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Published on May 13, 2010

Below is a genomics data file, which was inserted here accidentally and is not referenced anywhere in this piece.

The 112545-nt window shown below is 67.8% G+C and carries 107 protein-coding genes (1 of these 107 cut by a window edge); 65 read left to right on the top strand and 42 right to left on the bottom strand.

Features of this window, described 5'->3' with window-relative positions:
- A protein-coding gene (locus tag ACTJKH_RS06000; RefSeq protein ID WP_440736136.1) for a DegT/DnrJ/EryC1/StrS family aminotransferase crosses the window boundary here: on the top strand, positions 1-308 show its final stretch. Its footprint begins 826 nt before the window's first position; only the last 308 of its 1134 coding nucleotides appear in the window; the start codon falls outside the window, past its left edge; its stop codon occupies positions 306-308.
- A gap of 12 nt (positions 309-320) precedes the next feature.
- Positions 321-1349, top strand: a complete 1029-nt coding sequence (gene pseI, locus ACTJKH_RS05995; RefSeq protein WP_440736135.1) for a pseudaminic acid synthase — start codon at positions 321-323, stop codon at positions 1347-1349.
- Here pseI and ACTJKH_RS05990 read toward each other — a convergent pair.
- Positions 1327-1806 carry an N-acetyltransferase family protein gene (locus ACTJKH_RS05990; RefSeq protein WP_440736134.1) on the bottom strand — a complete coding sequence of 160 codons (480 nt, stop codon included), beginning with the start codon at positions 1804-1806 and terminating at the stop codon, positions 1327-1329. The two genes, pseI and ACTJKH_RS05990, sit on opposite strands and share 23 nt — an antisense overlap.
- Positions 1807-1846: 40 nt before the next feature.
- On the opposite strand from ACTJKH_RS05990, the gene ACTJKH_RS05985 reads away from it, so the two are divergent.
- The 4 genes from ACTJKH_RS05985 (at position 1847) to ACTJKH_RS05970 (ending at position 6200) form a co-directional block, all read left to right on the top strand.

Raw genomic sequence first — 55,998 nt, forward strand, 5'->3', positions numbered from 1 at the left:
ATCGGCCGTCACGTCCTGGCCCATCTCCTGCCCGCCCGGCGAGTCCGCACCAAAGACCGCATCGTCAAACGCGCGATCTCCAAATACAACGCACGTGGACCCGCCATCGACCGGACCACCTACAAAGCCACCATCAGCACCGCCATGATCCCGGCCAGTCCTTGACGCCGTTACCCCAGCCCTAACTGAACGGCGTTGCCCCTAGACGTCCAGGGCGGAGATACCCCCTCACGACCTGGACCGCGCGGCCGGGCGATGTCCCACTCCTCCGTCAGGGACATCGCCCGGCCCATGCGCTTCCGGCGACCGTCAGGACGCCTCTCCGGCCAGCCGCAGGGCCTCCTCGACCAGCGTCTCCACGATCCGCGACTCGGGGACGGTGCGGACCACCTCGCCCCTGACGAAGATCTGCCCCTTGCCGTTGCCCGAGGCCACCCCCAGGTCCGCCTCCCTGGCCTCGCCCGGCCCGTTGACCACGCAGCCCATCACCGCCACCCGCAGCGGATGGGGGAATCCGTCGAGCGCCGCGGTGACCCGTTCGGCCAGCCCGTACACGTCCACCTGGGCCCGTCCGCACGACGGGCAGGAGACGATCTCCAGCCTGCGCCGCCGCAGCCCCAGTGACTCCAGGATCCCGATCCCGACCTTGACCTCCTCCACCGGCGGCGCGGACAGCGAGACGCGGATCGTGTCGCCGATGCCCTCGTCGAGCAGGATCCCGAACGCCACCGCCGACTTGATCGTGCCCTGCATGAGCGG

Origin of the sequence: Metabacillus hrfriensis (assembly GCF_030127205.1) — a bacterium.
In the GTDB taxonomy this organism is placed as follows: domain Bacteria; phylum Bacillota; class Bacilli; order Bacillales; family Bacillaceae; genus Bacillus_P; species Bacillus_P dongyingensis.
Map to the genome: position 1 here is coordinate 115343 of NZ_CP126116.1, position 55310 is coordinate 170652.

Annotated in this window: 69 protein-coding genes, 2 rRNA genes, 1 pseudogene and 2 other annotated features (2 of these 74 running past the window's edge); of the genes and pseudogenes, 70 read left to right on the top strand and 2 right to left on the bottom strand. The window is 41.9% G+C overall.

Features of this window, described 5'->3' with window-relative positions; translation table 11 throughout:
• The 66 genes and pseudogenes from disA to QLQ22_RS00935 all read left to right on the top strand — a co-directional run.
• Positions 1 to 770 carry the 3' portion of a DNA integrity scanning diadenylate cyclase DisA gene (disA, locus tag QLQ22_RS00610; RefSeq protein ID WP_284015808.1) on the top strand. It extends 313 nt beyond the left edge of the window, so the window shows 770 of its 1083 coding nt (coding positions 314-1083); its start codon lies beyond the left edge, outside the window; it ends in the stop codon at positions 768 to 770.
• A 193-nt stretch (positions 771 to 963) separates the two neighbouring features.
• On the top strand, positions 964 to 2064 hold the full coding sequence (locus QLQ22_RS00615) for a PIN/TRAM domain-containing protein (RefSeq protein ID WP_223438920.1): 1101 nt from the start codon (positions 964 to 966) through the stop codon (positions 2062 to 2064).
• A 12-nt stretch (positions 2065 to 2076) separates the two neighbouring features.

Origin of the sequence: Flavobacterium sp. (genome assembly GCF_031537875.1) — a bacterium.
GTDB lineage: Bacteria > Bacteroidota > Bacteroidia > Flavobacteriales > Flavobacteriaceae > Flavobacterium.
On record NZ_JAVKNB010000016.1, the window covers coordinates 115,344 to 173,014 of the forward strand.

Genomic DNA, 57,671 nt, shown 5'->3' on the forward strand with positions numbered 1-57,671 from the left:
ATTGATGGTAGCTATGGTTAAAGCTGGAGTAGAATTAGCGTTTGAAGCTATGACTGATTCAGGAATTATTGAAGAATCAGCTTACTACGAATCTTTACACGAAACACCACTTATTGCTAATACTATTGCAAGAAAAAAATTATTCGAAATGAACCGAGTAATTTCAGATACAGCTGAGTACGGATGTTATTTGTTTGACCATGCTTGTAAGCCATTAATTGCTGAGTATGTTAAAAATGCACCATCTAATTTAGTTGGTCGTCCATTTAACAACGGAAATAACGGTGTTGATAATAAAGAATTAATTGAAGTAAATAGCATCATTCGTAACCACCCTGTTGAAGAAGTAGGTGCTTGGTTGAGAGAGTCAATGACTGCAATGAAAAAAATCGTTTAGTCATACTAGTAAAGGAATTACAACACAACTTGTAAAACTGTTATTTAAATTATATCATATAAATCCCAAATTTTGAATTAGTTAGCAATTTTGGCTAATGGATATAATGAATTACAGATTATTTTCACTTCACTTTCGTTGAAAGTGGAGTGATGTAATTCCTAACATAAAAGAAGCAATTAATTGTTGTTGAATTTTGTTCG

In this interview, Stephen J. Lendman discusses the Gulf of Mexico oil rig disaster, which threatens marine species, related industries, and even the balance of life on the planet. While most Americans are blissfully unaware, the destruction of the ocean environment, which threatens to destroy one or more biological level of microscopic life including plankton, sea creatures, and fish that feed upon them, also threatens higher forms of life who depend upon lower forms of life for their very existence. Stephen explains how Transocean Ltd., working under contract for BP Exploration and Production, initially minimized the size of the problem, reporting a flow of 1,100 barrels a day, and only gradually allowed that the dimensions of the problem were vastly greater, where the area threatened is the top ranked with respect to the largest total seafood landings in the lower 48 states. It produces 50% of the nation's wild shrimp and contains over 400 species, which not only confront the prospect of extinction but the industries that are related their harvesting, distribution, and consumption are as well. This may well turn out to be one of the greatest environmental disasters in history, where the failure of the government to regulate the risks will go down as a monumental failure of the American political system.